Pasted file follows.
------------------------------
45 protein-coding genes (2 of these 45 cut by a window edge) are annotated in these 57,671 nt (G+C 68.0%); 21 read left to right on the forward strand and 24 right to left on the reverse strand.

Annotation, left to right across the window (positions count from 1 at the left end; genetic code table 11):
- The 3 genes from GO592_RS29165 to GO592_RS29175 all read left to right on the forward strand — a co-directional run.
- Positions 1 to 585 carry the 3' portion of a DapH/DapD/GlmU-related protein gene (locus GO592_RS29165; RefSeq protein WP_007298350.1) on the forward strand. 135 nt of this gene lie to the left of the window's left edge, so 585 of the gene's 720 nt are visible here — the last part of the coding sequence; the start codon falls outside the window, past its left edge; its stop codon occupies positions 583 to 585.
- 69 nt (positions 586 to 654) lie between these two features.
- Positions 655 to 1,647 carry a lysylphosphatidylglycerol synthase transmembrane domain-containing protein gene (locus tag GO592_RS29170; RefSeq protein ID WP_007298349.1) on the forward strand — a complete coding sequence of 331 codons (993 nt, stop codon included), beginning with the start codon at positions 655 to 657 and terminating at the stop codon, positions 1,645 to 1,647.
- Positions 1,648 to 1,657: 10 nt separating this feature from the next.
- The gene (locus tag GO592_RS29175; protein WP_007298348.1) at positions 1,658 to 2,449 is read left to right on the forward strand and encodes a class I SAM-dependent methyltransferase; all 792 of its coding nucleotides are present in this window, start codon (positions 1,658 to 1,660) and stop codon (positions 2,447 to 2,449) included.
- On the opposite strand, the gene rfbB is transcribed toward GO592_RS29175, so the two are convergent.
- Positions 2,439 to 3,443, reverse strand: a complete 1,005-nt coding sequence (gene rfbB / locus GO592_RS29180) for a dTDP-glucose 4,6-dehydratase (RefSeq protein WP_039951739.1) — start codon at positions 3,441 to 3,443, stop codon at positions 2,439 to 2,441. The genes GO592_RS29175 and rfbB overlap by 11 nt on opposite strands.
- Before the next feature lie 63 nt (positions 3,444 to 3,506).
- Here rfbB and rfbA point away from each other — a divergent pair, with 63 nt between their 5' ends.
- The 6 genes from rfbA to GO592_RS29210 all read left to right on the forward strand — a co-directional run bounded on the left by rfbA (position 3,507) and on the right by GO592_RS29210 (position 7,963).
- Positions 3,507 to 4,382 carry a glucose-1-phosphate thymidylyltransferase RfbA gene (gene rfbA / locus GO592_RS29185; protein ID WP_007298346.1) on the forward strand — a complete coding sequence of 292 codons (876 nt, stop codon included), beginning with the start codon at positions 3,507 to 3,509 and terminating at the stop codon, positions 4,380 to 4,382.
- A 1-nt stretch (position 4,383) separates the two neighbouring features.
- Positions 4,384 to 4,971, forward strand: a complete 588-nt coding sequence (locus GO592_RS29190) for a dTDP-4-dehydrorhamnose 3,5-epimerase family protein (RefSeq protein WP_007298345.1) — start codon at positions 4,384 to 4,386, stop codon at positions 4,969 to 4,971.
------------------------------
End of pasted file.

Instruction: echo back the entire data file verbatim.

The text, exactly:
45 protein-coding genes (2 of these 45 cut by a window edge) are annotated in these 57,671 nt (G+C 68.0%); 21 read left to right on the forward strand and 24 right to left on the reverse strand.

Annotation, left to right across the window (positions count from 1 at the left end; genetic code table 11):
- The 3 genes from GO592_RS29165 to GO592_RS29175 all read left to right on the forward strand — a co-directional run.
- Positions 1 to 585 carry the 3' portion of a DapH/DapD/GlmU-related protein gene (locus GO592_RS29165; RefSeq protein WP_007298350.1) on the forward strand. 135 nt of this gene lie to the left of the window's left edge, so 585 of the gene's 720 nt are visible here — the last part of the coding sequence; the start codon falls outside the window, past its left edge; its stop codon occupies positions 583 to 585.
- 69 nt (positions 586 to 654) lie between these two features.
- Positions 655 to 1,647 carry a lysylphosphatidylglycerol synthase transmembrane domain-containing protein gene (locus tag GO592_RS29170; RefSeq protein ID WP_007298349.1) on the forward strand — a complete coding sequence of 331 codons (993 nt, stop codon included), beginning with the start codon at positions 655 to 657 and terminating at the stop codon, positions 1,645 to 1,647.
- Positions 1,648 to 1,657: 10 nt separating this feature from the next.
- The gene (locus tag GO592_RS29175; protein WP_007298348.1) at positions 1,658 to 2,449 is read left to right on the forward strand and encodes a class I SAM-dependent methyltransferase; all 792 of its coding nucleotides are present in this window, start codon (positions 1,658 to 1,660) and stop codon (positions 2,447 to 2,449) included.
- On the opposite strand, the gene rfbB is transcribed toward GO592_RS29175, so the two are convergent.
- Positions 2,439 to 3,443, reverse strand: a complete 1,005-nt coding sequence (gene rfbB / locus GO592_RS29180) for a dTDP-glucose 4,6-dehydratase (RefSeq protein WP_039951739.1) — start codon at positions 3,441 to 3,443, stop codon at positions 2,439 to 2,441. The genes GO592_RS29175 and rfbB overlap by 11 nt on opposite strands.
- Before the next feature lie 63 nt (positions 3,444 to 3,506).
- Here rfbB and rfbA point away from each other — a divergent pair, with 63 nt between their 5' ends.
- The 6 genes from rfbA to GO592_RS29210 all read left to right on the forward strand — a co-directional run bounded on the left by rfbA (position 3,507) and on the right by GO592_RS29210 (position 7,963).
- Positions 3,507 to 4,382 carry a glucose-1-phosphate thymidylyltransferase RfbA gene (gene rfbA / locus GO592_RS29185; protein ID WP_007298346.1) on the forward strand — a complete coding sequence of 292 codons (876 nt, stop codon included), beginning with the start codon at positions 3,507 to 3,509 and terminating at the stop codon, positions 4,380 to 4,382.
- A 1-nt stretch (position 4,383) separates the two neighbouring features.
- Positions 4,384 to 4,971, forward strand: a complete 588-nt coding sequence (locus GO592_RS29190) for a dTDP-4-dehydrorhamnose 3,5-epimerase family protein (RefSeq protein WP_007298345.1) — start codon at positions 4,384 to 4,386, stop codon at positions 4,969 to 4,971.